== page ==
Appetite for Innovation
The Kitchen Sink expands its repertoire with brunch, fine dining
As with the restaurant’s signature lunch menu, The Kitchen Sink’s brunch is filled with unique, tasty dishes that reflect Mitchell’s skill in the kitchen and her commitment to her customers. “I have an intent with every dish I make,” Mitchell says. “I want everyone who walks in the door and eats at our restaurant to feel like they are coming to my house, and I offer them the best that I can offer.”
Coming up with the dishes for The Kitchen Sink’s Sunday brunch is a process that comes naturally to Michell, who learned to cook from her grandmother and parents. “They gave me a great place to learn different techniques and to figure out how to put a different twist on things,” Mitchell says. “I’d put together what I’d find in the kitchen and come up with something new that is special.”
However, Mitchell’s culinary repertoire has expanded far beyond the dishes she learned to make at home. Mitchell regularly uses her travels to inspire her, figuring out how to replicate dishes she liked in locales such as Puerto Rico, Guava, and Monte Cristo.
It all comes together in Mitchell’s kitchen, where she tries and tests new recipes. When a dish doesn’t come together as planned, she figures out where it went wrong and tries again. “Practice makes perfect,” Mitchell says. “After the first time, you have to adjust. You learn what works and what doesn’t work.”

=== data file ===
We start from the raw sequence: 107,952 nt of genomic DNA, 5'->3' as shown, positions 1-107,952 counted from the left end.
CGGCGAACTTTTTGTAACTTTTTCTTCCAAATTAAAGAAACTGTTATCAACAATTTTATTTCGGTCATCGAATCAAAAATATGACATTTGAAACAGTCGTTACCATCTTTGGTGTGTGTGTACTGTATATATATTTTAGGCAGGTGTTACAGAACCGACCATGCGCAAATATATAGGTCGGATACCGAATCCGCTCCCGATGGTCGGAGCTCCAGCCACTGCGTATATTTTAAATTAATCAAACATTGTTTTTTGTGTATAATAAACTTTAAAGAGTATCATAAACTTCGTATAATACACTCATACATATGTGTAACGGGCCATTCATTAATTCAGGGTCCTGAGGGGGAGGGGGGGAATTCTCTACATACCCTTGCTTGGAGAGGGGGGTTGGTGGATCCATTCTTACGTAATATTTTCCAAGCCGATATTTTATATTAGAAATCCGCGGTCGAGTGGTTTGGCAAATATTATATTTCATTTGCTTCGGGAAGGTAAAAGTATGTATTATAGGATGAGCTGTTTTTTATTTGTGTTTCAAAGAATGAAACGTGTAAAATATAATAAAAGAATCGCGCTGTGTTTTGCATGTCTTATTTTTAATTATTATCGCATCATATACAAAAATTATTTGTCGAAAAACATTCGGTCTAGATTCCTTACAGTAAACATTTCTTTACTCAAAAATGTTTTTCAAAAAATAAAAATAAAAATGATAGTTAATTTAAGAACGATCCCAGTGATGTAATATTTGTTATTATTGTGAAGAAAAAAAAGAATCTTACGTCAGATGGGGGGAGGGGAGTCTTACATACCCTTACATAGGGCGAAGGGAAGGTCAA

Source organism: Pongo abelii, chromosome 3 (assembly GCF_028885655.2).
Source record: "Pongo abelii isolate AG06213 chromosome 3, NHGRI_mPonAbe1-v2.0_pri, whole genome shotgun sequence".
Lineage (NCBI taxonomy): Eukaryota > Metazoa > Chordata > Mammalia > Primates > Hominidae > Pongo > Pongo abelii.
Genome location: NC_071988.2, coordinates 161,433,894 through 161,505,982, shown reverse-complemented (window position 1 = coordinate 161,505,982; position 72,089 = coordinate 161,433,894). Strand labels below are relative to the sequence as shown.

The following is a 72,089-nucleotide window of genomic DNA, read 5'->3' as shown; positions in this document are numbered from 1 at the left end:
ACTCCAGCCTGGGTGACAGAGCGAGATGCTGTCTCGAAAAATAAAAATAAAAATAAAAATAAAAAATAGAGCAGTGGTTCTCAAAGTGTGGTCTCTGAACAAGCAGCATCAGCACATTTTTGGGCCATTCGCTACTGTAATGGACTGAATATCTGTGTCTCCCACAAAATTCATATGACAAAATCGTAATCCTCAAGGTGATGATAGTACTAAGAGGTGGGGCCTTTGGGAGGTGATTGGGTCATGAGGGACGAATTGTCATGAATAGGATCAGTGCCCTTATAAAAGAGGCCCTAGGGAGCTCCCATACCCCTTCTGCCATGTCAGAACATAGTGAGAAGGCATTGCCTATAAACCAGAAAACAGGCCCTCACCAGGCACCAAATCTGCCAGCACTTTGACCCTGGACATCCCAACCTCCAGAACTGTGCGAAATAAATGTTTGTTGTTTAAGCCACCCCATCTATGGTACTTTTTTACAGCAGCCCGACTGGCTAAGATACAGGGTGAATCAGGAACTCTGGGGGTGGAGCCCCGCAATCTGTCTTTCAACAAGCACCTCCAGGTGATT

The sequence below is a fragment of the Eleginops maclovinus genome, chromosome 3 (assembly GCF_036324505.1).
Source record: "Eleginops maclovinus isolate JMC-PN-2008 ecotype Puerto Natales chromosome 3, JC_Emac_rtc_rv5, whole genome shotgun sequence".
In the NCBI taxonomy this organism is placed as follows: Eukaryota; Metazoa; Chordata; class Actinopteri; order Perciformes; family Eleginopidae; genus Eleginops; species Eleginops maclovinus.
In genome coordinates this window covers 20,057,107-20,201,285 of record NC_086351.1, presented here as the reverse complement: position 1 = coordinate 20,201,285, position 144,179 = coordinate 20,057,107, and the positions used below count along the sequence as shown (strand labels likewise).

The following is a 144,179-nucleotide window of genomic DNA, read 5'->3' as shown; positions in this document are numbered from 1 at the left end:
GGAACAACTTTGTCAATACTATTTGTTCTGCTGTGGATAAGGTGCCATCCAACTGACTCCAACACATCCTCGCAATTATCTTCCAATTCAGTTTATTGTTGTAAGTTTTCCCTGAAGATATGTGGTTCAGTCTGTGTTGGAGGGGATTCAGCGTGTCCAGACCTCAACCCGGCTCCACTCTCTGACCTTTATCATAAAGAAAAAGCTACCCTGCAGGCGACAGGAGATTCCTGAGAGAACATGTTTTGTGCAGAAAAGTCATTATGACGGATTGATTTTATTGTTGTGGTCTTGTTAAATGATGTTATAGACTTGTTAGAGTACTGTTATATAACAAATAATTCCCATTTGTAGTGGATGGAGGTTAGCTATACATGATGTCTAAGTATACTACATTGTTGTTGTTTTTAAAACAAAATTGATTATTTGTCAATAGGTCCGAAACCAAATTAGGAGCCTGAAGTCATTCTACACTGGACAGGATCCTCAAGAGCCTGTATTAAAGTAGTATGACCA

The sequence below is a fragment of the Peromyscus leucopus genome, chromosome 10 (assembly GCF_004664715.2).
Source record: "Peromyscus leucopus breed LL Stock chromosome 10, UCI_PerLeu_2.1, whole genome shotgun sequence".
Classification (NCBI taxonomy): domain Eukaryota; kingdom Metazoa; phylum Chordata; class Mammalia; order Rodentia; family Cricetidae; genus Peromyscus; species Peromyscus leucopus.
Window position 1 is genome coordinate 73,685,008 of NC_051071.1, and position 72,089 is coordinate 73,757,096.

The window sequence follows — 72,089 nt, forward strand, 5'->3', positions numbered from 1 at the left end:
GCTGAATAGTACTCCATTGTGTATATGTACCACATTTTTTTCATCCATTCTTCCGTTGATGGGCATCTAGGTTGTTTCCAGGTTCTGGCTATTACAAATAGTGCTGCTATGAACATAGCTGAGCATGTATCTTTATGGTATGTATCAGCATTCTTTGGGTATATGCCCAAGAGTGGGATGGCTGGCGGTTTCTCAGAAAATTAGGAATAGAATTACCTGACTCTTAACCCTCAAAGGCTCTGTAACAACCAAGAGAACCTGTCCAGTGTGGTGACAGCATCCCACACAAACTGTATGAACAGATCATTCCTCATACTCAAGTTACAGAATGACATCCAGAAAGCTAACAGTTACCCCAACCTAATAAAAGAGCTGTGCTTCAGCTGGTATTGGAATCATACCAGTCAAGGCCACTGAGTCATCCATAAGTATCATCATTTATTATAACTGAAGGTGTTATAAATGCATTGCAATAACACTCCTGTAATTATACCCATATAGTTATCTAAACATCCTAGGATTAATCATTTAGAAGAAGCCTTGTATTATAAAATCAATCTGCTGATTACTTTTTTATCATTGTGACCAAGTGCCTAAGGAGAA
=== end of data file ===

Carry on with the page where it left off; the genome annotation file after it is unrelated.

With her mastery of the culinary arts and fearlessness in the kitchen, Mitchell has put together an eclectic menu to appeal to a variety of tastes. Just a few of the dishes include the poached egg flight, a poached egg foursome featuring traditional, everything bagel, caprese, and Mediterranean poached eggs; guava Monte Cristo, a deep-fried ham and Swiss sandwich topped with a dusting of powdered sugar; eggs in purgatory, poached eggs in a spicy marinara sauce; and B.A.D. bread pudding, lemon bread pudding that is deep-fried and stuffed with blueberry ricotta cheese.
Mitchell enjoys coming up with such creative dishes almost as much as her customers enjoy eating them. “I have fun offering dishes that are different and unique, something that’s not just two eggs and a side of sausage,” Mitchell says.
Sunday brunch is just one of The Kitchen Sink’s expanded services. Customers can also order a variety of platters and charcuterie boards for special events. Starting in late July, Mitchell will enter the realm of fine dining. The new service will include multi-course meals featuring a specific cuisine and optional wine pairings. Mitchell will also occasionally offer five-course meals that will be paired with alcoholic and non-alcoholic tea as well. “I love doing these types of meals because they allow me to stretch my abilities and offer higher-end food,” Mitchell says.
Mitchell’s foray into the restaurant business has been harder than she ever imagined, but Mitchell says it is worth it. “It’s what I am called to do,” Mitchell says. “I serve people through cooking food.”
To view more of photographer Michael Cline Spencer’s work, go to michaelclinephoto.com.
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